"Loose Ends" was going to be the final song on The Ties That Bind, the album-in-progress that Springsteen decided to scrap in 1979 because it "seem[ed] inadequate." Van Zandt reportedly argued for it to be included on The River, to no avail. The harrowing rocker about a fading relationship didn't get an official release until the Tracks box, two decades after it was recorded.

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57

“Girls in Their Summer Clothes”

Magic, 2007

This lovely song has what Jon Landau called "a Pet Sounds feeling mixed with the E Street Band." Springsteen undercuts a radiant melody and producer Brendan O'Brien's lush orchestration with melancholic lyrics about aging amid youthful beauty – "girls on the Jersey Shore with their little short-shorts and bleach-blond hair," says Best Coast's Bethany Cosentino.

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56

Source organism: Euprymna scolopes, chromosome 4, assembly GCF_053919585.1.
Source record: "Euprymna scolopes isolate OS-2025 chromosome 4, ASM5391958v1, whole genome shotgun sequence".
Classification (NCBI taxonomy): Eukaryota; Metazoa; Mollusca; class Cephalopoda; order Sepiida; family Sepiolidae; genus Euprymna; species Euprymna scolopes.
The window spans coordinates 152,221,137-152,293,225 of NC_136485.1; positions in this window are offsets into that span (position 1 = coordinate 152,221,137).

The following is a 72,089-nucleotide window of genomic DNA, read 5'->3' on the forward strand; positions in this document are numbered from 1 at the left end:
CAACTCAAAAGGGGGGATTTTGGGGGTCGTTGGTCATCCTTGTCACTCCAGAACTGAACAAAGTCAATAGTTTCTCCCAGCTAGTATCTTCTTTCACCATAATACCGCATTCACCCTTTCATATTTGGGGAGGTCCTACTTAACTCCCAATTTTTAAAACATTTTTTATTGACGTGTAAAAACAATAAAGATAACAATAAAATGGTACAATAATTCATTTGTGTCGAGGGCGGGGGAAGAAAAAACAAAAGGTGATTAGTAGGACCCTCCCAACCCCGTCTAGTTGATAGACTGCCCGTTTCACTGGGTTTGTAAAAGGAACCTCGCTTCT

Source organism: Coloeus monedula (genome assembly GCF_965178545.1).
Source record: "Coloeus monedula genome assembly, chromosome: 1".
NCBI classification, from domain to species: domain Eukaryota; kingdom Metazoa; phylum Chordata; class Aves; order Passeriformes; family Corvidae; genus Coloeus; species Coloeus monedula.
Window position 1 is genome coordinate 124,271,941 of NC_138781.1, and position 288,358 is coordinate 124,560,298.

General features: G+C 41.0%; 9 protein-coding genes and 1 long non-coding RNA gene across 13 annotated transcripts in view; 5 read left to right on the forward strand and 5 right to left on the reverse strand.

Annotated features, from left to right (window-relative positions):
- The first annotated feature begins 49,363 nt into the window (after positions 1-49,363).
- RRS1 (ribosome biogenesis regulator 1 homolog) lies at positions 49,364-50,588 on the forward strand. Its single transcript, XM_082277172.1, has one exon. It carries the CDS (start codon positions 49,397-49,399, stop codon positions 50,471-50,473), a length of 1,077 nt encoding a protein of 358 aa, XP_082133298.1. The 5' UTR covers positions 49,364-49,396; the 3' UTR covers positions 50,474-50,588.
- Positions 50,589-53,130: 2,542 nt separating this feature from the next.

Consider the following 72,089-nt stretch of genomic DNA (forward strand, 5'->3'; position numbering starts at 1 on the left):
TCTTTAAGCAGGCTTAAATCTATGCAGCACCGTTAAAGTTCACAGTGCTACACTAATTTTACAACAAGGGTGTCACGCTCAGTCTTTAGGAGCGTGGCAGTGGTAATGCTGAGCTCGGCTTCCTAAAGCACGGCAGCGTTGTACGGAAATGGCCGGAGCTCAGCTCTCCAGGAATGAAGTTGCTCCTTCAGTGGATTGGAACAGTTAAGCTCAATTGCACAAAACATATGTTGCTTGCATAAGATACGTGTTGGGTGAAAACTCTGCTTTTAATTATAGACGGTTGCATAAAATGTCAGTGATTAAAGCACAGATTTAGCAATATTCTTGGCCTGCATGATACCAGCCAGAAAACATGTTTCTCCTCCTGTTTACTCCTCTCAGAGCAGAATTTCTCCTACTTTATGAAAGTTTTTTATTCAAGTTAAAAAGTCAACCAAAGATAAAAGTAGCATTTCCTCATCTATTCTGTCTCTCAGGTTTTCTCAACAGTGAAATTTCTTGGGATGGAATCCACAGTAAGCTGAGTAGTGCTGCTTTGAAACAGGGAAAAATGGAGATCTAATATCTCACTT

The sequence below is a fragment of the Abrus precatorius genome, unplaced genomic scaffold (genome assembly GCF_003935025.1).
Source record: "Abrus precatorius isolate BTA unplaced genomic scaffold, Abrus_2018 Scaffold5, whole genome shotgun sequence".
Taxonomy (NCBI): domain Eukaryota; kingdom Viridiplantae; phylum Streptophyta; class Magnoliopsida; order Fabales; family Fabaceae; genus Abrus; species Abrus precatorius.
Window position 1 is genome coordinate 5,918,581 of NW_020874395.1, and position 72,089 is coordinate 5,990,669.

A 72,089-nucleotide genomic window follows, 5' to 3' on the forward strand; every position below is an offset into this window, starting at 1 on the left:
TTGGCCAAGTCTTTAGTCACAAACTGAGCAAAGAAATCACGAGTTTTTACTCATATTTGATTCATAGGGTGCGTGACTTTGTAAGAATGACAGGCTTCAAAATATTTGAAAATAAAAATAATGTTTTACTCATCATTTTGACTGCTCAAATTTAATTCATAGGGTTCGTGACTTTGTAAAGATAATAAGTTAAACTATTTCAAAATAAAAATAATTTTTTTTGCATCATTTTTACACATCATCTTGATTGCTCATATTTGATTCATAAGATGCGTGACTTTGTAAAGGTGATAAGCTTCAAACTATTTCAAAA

“Lucky Town”

Lucky Town, 1992

"I wrote and recorded that whole record in three weeks in my house," Springsteen said of Lucky Town. The understated title track was a moving celebration of hard-won romantic salvation, with Springsteen playing every instrument except drums, handled by sturdy session man Gary Mallaber. The calmly rocking tone of "Lucky Town" fit Springsteen's mood. "These are the stories I have to tell," he said. "This is what's important in my life right now."

Ebet Roberts/Redferns

55

“Independence Day”

The River, 1980

This pensive ballad was one of several from this period that detailed Springsteen's famously fraught relationship with his father. "He was always just sitting at the kitchen table at night, drinking too much, or off at work," Springsteen told an audience in 1981 when introducing the song. "It took us 30 years to be able to tell each other that we loved each other." Clemons' brief solo adds a powerful blast of emotional catharsis.

bruce springsteen

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54

“Streets of Fire”

Darkness on the Edge of Town, 1978

Though the Darkness sessions were driven by Springsteen's huge backlog of material post-Born to Run, "Streets of Fire" was actually written in the studio. It's one of his bluesiest, most desolate tracks. Producers of a noirish 1984 rock movie titled Streets of Fire wanted to use a version of the song by the New Wave band Face to Face, but Springsteen turned them down – and wisely so, since the film tanked.